NCERT Solutions for Class 8 Science Chapter 14 Chemical Effects of Electric Current are part of NCERT Solutions for Class 8 Science. Here we have given NCERT Solutions for Class 8 Science Chapter 14 Chemical Effects of Electric Current.
|Chapter Name||Chemical Effects of Electric Current|
|Number of Questions Solved||12|
NCERT Solutions for Class 8 Science Chapter 14 Chemical Effects of Electric Current
NCERT TEXTBOOK EXERCISES
Fill in the blanks:
- Most liquids that conduct electricity are solutions of……..,……………and …………..
- The passage of an electric current through a solution causes…………..effects.
- If you pass current through copper sulphate solution, copper gets deposited on the plate connected to the………..terminal of the battery.
- The process of depositing a layer of any desired metal on another material by means of electricity is called.………
- acids, bases, salts
When the free ends of a tester are dipped into a solution, the magnetic needle shows deflection. Can you explain the reason?
Yes, it is because the solution conducts electricity.
Name three liquids, which when tested in the manner shown in Fig. 14.1, may cause the magnetic needle to deflect.
Tap water/sodium chloride solution, hydrochloric acid.
The bulb does not glow in the setup shown in Fig. 14.2. List the possible reasons. Explain your answer.
List of possible reasons:
- The liquid solution might be conducting electricity, but the current produced is too small so that the filament of the bulb does not get heated and the bulb does not glow.
- Or, it is possible that the connections are loose.
- Or, the bulb is fused.
- Or, the cells are used up.
A tester is used to check the conduction of electricity through two liquids, labelled A and B. It is found that the bulb of the tester glows brightly for liquid A while it glows very dimly for liquid B. You would conclude that
(i) liquid A is a better conductor than liquid B.
(ii) liquid B is a better conductor than liquid A.
(iii) both liquids are equally conducting.
(iv) conducting properties of liquid cannot be compared in this manner.
If the bulb glows brightly with liquid A, it means that liquid A is a better conductor of electricity than B. So the answer will be (i).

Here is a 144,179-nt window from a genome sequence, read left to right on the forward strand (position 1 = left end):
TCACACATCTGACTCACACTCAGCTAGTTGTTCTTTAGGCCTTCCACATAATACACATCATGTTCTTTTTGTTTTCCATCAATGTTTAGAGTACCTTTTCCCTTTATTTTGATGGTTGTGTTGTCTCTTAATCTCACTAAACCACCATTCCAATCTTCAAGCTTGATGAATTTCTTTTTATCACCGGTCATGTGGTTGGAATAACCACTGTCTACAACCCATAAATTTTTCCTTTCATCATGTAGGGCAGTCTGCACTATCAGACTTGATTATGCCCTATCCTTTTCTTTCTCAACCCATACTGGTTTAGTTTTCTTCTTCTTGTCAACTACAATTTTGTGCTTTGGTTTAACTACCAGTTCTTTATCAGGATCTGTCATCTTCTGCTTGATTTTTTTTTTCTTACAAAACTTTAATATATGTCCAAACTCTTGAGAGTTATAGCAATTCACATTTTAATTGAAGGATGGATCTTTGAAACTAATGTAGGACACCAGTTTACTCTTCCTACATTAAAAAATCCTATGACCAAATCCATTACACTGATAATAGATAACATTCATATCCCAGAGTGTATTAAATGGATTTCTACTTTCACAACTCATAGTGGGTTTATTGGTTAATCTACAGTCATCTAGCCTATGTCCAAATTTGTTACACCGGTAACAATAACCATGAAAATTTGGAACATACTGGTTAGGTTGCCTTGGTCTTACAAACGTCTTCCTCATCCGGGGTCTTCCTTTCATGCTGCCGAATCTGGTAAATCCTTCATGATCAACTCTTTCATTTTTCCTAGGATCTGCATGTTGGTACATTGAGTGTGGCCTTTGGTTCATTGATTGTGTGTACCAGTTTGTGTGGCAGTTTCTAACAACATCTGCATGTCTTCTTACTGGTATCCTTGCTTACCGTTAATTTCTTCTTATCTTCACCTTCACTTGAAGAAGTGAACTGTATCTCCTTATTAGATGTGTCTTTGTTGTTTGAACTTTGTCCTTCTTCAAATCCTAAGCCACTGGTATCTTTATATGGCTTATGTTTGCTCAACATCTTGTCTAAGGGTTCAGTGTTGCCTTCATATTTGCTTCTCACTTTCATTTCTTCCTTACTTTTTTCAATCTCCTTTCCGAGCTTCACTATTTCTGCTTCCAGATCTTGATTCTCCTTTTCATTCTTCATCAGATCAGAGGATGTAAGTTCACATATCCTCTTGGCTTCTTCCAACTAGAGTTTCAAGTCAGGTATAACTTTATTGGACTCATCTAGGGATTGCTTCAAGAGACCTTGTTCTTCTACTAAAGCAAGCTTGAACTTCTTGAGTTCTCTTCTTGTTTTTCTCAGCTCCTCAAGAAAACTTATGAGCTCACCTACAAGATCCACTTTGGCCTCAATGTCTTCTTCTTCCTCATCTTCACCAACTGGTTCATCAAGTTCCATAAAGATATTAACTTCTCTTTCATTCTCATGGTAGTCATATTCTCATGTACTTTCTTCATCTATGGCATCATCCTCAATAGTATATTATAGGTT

Does pure water conduct electricity? If not, what can we do to make it conducting?
Pure water does not conduct electricity. It can be made conducting if acid, base, or salt is dissolved in it.
In case of a fire, before the firemen use the water hoses, they shut off the main electrical supply of the area. Explain why they do this.
The water used in water hoses is not pure water and it conducts electricity. Firemen shut off the main electrical supply of the area because if the supply of electricity continues there may be a high risk of electrocution in the whole area due to water.
A child staying in a coastal region test the drinking water and also the seawater with his tester. He finds that the compass needle deflects more in the case of seawater. Can you explain the reason?
The impure water is the conductor of electricity. Seawater contains more impurity (salt) than drinking water. Therefore, seawater conducts more electricity than drinking water. That is why the compass needle deflects more in the case of seawater.
Is it safe for the electrician to carry out electrical repairs outdoors during heavy downpours? Explain.
It is not safe for the wireman to carry out electrical repairs outside during heavy downpours. Because during heavy downpour there is a high risk of electrocution.
Paheli had heard that rainwater is as good as distilled water. So she collected some rainwater in a clean glass tumbler and tested it using a tester. To her surprise, she found that the compass needle showed deflection. What could be the reasons?
Rainwater is, of course, as good as distilled water but, when it passes through the atmosphere, it dissolves a lot of dust, dirt, and impurities and becomes conductive. So, when Paheli used a tester, its compass showed deflection.
Prepare a list of objects around you that are electroplated.
Ornaments, wheel rims of vehicles, the handlebar of cycle and motorcycle, pots of one metal coated with other, bath taps, kitchen gas burner, the bottom of cooking utensils, handles of doors, tin cans, etc.
The process that you saw in Activity 14.7 (NCERT) is used for the purification of copper. A thin plate of pure copper and a thick rod of impure copper are used as electrodes. Copper from impure rod is sought to be transferred to the thin copper plate. Which electrode should be attached to the positive terminal of the battery and why?
To perform such activity we have to arrange copper sulphate crystals and two copper plates each having a size around 10 cm long and 4 cm wide. Now take 250 mL distilled water in a clean and dry beaker. Dissolve two teaspoonfuls of copper sulphate crystals in it to obtain copper sulphate solution. (You may add few drops of dilute sulphuric acid to copper sulphate solution to make it more conducting). Clean each copper plate with sandpaper. Now rinse it with water. With the help of wires, connect one copper plate to each terminal of two cell batteries (Take care that the two plates do not touch each other).
Immerse two plates in copper sulphate solution as shown in Fig. 14.3. Allow the current to pass through for 5 to 7 minutes.
When an electric current is passed through the copper sulphate solution, copper sulphate dissociates into copper and sulphate. The free copper gets drawn to the plate connected to the negative terminal of the battery and thus gets deposited on that plate. Gradually, a layer of copper builds upon the plate.
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